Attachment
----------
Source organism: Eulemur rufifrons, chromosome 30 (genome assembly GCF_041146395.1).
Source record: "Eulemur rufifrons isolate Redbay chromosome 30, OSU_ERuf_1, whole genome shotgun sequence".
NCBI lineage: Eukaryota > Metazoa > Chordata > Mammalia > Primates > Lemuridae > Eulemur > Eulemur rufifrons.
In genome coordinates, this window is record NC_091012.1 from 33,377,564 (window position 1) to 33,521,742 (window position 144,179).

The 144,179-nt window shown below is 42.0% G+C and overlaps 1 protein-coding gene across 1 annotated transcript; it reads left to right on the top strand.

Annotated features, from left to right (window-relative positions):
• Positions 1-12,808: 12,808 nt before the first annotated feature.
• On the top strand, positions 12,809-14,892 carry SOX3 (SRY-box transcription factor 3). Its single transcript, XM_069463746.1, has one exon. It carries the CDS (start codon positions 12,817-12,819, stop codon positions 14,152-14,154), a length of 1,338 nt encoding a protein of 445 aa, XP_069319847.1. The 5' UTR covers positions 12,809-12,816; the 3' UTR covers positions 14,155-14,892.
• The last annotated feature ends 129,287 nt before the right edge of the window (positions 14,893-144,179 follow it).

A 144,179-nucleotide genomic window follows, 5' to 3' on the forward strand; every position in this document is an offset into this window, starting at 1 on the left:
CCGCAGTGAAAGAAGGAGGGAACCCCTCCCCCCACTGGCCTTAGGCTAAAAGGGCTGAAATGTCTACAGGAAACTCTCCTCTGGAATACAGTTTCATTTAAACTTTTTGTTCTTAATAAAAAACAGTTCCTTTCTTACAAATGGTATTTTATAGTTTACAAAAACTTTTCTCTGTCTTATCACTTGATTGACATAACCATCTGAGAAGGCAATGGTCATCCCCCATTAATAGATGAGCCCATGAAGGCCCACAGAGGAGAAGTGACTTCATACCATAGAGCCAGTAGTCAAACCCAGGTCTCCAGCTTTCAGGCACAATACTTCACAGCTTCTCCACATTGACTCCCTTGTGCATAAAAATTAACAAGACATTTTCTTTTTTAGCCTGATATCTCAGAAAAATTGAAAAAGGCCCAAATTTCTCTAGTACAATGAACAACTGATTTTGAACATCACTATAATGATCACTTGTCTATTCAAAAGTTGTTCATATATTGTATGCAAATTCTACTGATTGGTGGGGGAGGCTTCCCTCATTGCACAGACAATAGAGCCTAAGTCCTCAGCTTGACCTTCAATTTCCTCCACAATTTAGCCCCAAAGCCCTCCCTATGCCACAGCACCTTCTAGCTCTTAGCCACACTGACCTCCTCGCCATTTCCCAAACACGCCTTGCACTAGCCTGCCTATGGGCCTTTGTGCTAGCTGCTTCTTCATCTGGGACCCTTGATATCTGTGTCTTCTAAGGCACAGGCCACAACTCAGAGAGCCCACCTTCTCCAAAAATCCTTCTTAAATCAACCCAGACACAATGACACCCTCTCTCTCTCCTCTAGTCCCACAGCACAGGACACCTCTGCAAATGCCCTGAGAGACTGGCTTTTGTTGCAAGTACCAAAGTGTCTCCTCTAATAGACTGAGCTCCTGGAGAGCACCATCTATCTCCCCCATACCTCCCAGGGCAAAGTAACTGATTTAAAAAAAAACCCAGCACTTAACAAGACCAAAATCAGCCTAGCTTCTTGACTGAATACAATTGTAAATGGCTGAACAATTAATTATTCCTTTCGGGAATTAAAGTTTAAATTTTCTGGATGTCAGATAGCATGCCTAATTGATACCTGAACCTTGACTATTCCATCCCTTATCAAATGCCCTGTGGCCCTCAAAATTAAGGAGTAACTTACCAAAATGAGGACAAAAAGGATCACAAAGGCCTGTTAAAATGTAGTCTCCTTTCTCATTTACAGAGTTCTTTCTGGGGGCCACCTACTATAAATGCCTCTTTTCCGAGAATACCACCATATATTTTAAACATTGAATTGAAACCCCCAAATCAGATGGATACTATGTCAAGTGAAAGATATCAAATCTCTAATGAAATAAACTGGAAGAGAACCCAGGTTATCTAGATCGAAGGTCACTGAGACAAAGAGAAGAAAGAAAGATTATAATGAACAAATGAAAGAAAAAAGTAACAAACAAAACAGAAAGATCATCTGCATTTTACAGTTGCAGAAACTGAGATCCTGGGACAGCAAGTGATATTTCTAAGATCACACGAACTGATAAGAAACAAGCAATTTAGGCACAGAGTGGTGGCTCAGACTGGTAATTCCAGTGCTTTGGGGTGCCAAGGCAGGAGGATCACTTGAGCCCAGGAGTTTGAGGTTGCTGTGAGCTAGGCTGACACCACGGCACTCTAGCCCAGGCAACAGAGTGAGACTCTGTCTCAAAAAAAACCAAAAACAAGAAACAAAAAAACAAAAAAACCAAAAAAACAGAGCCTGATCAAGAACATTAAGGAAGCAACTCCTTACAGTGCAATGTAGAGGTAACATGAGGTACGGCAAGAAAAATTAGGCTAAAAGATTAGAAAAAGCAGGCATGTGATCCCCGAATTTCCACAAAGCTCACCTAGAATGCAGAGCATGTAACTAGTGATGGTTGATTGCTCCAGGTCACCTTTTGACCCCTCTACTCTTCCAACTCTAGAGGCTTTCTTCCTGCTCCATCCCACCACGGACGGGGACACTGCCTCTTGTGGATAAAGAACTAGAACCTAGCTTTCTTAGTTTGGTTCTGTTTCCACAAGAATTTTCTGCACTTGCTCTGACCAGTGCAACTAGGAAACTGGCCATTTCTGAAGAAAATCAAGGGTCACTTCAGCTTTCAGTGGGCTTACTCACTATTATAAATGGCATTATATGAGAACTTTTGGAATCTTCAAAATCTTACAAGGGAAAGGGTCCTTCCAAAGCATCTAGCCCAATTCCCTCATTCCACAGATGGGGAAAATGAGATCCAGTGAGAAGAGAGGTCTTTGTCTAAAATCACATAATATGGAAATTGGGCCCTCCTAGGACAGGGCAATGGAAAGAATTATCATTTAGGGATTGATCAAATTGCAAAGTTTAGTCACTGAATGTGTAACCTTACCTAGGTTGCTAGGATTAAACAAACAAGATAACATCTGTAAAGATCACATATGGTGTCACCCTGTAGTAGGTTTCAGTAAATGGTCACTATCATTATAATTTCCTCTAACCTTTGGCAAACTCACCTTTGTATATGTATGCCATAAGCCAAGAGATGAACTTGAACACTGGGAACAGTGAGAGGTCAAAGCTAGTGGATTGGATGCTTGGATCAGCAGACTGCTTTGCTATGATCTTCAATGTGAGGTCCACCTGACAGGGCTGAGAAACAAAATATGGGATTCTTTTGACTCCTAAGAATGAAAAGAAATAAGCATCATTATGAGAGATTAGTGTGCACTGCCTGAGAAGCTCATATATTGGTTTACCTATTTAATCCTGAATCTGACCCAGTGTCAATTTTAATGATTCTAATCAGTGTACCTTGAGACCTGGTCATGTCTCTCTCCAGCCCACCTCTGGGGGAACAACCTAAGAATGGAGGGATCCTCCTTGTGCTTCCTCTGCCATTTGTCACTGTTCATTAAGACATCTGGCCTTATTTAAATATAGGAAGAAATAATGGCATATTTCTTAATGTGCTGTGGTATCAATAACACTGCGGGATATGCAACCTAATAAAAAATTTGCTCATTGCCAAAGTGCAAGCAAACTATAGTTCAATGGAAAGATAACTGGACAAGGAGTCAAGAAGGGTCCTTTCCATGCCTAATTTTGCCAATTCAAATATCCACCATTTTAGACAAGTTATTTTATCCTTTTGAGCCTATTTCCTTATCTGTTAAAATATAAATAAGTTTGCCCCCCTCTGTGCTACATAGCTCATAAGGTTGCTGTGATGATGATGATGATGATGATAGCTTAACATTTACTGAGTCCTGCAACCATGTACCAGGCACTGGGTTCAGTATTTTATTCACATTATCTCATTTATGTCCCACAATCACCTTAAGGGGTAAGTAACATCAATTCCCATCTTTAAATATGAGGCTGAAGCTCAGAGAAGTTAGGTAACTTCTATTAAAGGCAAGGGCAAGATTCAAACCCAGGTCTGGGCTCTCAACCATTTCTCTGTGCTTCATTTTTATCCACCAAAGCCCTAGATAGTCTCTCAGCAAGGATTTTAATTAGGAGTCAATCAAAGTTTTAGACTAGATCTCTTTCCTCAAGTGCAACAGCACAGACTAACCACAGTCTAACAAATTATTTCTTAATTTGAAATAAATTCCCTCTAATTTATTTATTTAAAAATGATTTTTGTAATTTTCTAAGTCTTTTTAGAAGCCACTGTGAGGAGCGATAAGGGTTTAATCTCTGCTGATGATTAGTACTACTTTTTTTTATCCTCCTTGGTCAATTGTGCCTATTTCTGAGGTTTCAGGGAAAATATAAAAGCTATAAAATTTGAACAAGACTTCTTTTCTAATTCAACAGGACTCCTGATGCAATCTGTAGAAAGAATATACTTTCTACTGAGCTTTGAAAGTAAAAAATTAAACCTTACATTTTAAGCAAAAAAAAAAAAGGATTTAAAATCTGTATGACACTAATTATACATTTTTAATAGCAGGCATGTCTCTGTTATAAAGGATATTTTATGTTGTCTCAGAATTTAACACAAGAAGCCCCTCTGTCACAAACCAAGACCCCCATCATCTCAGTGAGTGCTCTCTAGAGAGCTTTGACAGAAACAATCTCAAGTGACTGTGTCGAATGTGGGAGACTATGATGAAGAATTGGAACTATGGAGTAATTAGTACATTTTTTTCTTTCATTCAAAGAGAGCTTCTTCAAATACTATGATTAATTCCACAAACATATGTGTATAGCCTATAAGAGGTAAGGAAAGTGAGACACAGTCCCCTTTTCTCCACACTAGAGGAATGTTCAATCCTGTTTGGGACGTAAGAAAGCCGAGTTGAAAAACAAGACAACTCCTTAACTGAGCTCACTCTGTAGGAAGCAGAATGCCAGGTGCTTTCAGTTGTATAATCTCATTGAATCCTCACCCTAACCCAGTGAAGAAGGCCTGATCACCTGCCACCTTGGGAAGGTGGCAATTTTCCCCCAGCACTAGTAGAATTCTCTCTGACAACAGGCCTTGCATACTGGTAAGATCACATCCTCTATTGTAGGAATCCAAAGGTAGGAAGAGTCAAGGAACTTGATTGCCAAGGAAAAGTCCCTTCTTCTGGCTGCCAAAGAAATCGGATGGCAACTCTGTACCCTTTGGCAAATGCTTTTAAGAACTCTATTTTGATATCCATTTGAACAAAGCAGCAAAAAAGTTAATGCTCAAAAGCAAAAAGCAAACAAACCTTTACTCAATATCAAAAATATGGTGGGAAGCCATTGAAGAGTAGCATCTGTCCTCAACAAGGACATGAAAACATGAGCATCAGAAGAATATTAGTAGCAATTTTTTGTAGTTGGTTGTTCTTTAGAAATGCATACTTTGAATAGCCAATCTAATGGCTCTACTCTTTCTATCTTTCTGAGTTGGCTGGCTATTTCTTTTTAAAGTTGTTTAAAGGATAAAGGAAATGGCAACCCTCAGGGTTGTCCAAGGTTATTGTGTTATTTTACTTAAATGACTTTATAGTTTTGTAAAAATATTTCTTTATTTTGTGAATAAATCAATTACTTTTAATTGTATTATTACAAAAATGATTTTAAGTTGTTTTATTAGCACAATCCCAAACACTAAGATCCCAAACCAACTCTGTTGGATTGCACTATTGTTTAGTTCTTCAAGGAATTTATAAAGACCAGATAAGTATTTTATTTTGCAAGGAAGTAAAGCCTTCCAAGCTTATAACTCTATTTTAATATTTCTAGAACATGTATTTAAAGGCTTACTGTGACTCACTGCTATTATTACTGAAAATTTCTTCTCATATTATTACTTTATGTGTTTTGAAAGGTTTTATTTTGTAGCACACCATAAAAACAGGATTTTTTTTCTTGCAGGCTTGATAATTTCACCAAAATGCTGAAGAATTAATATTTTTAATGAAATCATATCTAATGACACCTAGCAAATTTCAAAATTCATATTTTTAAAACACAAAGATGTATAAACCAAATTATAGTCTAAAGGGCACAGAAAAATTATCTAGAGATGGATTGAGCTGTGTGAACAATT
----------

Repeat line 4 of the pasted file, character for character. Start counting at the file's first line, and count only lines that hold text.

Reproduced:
In genome coordinates, this window is record NC_091012.1 from 33,377,564 (window position 1) to 33,521,742 (window position 144,179).